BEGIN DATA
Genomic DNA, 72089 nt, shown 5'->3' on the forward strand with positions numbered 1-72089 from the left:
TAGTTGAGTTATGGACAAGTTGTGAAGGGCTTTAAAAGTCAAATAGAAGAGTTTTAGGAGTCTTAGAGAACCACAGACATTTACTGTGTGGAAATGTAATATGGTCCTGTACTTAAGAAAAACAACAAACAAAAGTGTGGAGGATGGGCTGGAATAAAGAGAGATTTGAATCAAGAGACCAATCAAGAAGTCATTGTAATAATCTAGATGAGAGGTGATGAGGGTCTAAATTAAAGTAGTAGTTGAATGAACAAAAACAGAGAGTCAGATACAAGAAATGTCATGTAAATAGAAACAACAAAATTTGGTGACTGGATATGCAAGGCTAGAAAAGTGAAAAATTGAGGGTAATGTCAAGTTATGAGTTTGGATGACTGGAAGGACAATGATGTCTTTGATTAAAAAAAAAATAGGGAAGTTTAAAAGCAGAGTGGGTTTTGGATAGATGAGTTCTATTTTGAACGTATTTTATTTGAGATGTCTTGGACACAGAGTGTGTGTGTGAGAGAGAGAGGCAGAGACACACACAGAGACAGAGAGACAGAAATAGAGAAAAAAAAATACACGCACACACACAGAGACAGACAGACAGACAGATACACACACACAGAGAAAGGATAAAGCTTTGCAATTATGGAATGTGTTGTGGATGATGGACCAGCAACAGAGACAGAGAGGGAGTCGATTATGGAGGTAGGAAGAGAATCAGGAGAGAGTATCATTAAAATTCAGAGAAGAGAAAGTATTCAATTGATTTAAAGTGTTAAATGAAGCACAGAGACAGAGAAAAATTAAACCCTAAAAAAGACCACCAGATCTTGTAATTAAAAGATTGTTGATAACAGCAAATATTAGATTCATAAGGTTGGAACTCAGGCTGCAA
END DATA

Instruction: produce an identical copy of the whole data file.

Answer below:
Genomic DNA, 72089 nt, shown 5'->3' on the forward strand with positions numbered 1-72089 from the left:
TAGTTGAGTTATGGACAAGTTGTGAAGGGCTTTAAAAGTCAAATAGAAGAGTTTTAGGAGTCTTAGAGAACCACAGACATTTACTGTGTGGAAATGTAATATGGTCCTGTACTTAAGAAAAACAACAAACAAAAGTGTGGAGGATGGGCTGGAATAAAGAGAGATTTGAATCAAGAGACCAATCAAGAAGTCATTGTAATAATCTAGATGAGAGGTGATGAGGGTCTAAATTAAAGTAGTAGTTGAATGAACAAAAACAGAGAGTCAGATACAAGAAATGTCATGTAAATAGAAACAACAAAATTTGGTGACTGGATATGCAAGGCTAGAAAAGTGAAAAATTGAGGGTAATGTCAAGTTATGAGTTTGGATGACTGGAAGGACAATGATGTCTTTGATTAAAAAAAAAATAGGGAAGTTTAAAAGCAGAGTGGGTTTTGGATAGATGAGTTCTATTTTGAACGTATTTTATTTGAGATGTCTTGGACACAGAGTGTGTGTGTGAGAGAGAGAGGCAGAGACACACACAGAGACAGAGAGACAGAAATAGAGAAAAAAAAATACACGCACACACACAGAGACAGACAGACAGACAGATACACACACACAGAGAAAGGATAAAGCTTTGCAATTATGGAATGTGTTGTGGATGATGGACCAGCAACAGAGACAGAGAGGGAGTCGATTATGGAGGTAGGAAGAGAATCAGGAGAGAGTATCATTAAAATTCAGAGAAGAGAAAGTATTCAATTGATTTAAAGTGTTAAATGAAGCACAGAGACAGAGAAAAATTAAACCCTAAAAAAGACCACCAGATCTTGTAATTAAAAGATTGTTGATAACAGCAAATATTAGATTCATAAGGTTGGAACTCAGGCTGCAA